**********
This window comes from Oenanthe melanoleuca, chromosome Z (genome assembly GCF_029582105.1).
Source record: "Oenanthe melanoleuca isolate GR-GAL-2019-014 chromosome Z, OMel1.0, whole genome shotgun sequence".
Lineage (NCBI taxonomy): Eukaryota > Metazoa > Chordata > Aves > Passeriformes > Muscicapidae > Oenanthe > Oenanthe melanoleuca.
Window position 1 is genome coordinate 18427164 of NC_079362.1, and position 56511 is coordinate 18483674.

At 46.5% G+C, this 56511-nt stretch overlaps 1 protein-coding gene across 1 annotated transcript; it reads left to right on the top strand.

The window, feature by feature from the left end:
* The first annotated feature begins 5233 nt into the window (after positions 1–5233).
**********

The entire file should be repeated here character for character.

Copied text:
This window comes from Oenanthe melanoleuca, chromosome Z (genome assembly GCF_029582105.1).
Source record: "Oenanthe melanoleuca isolate GR-GAL-2019-014 chromosome Z, OMel1.0, whole genome shotgun sequence".
Lineage (NCBI taxonomy): Eukaryota > Metazoa > Chordata > Aves > Passeriformes > Muscicapidae > Oenanthe > Oenanthe melanoleuca.
Window position 1 is genome coordinate 18427164 of NC_079362.1, and position 56511 is coordinate 18483674.

At 46.5% G+C, this 56511-nt stretch overlaps 1 protein-coding gene across 1 annotated transcript; it reads left to right on the top strand.

The window, feature by feature from the left end:
* The first annotated feature begins 5233 nt into the window (after positions 1–5233).